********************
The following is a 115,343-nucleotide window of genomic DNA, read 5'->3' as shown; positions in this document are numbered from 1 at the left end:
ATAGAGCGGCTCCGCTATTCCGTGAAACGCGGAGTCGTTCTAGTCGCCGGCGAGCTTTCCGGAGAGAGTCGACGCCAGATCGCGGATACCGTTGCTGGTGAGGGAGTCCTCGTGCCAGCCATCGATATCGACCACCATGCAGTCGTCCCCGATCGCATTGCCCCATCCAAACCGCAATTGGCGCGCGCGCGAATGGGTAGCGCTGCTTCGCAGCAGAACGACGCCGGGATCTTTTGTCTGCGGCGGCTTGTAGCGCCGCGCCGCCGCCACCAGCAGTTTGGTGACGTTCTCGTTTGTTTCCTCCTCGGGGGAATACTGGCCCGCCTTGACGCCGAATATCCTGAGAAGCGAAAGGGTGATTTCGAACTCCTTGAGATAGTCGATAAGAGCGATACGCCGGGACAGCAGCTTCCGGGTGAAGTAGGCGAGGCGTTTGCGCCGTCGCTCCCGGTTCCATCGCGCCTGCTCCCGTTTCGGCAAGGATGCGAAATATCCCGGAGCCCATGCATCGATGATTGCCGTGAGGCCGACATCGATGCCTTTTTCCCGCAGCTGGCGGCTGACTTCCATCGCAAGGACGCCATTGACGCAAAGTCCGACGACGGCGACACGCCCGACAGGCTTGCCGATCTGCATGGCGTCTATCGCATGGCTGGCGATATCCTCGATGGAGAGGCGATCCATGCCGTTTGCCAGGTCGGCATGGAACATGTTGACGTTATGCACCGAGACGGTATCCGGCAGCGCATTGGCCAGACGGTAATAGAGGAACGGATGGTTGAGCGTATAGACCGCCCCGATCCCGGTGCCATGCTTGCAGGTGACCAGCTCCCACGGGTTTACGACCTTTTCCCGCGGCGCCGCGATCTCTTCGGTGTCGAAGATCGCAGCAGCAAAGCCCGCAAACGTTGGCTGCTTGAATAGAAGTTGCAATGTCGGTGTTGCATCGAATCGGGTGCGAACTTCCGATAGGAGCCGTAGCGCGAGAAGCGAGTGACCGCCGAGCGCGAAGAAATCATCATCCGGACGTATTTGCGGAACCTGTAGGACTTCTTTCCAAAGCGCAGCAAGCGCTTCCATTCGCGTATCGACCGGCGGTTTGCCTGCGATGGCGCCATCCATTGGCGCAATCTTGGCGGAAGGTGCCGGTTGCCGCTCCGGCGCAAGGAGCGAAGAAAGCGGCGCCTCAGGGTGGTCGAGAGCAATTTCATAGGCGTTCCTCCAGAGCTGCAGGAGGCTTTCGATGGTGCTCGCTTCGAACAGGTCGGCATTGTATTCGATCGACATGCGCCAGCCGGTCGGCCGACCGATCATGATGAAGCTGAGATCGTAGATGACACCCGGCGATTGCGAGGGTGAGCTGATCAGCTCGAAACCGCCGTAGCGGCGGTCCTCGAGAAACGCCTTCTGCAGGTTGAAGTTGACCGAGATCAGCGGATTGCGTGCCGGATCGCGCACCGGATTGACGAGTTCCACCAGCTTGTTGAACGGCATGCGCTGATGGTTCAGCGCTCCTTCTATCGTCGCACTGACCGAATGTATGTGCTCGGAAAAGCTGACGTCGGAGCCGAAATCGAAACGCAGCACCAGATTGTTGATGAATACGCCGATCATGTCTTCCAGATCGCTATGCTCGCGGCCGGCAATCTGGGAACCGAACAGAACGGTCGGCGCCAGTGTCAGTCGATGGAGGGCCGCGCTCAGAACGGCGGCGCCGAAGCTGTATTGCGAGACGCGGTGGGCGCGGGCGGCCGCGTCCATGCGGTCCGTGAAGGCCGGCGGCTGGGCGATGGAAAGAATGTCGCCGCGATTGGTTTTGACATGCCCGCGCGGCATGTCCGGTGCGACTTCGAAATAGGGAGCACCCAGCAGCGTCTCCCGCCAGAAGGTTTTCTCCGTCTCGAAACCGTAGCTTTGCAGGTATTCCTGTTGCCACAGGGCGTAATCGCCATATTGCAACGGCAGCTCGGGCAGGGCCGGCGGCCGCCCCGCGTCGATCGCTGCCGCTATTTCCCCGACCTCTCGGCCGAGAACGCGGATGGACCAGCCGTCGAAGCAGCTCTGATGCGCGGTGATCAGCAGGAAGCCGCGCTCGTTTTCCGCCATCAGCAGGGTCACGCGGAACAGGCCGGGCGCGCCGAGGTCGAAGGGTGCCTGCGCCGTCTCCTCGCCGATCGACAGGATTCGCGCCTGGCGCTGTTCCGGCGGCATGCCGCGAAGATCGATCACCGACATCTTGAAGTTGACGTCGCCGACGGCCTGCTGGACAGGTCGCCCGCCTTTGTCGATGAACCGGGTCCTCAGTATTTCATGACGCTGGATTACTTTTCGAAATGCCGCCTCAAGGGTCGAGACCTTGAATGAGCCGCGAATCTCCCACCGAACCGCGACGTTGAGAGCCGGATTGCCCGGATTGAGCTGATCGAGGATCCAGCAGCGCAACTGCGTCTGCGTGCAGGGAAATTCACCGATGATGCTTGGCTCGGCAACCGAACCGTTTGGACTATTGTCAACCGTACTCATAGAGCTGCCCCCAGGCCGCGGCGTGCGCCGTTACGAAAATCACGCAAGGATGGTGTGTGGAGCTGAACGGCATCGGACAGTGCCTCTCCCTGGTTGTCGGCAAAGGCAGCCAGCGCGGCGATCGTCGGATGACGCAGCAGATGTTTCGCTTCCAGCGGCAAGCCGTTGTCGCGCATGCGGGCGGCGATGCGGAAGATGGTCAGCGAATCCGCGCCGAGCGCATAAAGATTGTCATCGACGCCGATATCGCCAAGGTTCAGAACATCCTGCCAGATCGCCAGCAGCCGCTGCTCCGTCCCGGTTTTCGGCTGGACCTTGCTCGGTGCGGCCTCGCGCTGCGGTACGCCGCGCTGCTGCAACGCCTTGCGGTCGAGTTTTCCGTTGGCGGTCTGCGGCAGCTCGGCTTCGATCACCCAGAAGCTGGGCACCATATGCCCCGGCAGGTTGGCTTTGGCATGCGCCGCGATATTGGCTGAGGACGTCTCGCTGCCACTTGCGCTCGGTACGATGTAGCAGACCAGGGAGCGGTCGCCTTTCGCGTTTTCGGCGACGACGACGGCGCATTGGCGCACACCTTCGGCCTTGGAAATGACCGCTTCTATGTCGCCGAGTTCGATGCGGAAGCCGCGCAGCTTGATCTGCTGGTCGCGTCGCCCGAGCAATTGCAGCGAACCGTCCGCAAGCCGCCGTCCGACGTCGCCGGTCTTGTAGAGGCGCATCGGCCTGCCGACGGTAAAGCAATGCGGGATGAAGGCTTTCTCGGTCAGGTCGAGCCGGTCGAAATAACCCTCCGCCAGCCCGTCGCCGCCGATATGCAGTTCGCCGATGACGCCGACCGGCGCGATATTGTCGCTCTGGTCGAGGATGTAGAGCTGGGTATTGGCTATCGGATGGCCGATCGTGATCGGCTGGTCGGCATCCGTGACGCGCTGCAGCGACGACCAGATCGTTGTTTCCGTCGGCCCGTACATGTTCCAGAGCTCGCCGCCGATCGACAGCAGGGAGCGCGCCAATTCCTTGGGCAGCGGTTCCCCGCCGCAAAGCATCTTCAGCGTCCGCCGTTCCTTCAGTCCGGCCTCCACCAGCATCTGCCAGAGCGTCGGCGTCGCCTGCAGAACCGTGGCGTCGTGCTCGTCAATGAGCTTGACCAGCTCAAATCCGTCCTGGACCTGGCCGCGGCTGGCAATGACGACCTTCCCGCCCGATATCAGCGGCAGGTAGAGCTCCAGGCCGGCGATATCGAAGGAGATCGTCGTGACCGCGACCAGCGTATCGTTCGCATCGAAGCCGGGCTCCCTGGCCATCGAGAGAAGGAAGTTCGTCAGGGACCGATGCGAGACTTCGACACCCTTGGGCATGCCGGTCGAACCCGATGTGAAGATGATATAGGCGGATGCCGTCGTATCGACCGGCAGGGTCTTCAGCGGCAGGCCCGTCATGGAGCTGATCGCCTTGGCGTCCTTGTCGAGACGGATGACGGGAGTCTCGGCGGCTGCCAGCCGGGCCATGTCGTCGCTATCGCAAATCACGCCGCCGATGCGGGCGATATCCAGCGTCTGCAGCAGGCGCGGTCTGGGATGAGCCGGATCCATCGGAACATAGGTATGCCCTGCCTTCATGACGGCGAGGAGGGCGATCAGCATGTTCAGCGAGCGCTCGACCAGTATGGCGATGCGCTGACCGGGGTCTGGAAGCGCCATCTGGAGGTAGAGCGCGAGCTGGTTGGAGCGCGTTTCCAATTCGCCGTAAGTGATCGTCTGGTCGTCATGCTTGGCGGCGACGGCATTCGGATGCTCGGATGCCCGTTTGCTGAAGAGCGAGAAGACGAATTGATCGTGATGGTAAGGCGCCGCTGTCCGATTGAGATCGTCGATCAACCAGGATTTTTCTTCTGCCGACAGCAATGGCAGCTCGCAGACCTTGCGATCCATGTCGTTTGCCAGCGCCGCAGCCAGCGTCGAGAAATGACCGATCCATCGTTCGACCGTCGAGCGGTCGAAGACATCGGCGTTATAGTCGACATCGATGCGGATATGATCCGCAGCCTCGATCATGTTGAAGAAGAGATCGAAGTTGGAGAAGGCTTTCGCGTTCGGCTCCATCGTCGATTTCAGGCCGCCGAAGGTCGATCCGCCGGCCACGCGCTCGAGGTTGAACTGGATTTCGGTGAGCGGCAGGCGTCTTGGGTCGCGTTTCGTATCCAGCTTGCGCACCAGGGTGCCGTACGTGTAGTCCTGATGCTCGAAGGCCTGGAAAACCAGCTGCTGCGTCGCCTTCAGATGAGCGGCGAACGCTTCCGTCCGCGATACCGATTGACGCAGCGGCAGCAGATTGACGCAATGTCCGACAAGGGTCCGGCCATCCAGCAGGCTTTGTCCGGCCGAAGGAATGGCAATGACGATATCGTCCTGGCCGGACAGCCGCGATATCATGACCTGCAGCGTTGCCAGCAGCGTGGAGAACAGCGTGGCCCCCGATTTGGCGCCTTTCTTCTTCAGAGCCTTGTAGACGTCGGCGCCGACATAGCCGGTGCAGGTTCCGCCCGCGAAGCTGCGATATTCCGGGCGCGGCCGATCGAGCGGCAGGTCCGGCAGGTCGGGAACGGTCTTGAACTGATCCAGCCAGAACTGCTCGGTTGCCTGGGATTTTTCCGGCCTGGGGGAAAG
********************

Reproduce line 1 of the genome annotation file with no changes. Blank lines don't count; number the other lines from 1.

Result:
The following is a 115,343-nucleotide window of genomic DNA, read 5'->3' as shown; positions in this document are numbered from 1 at the left end: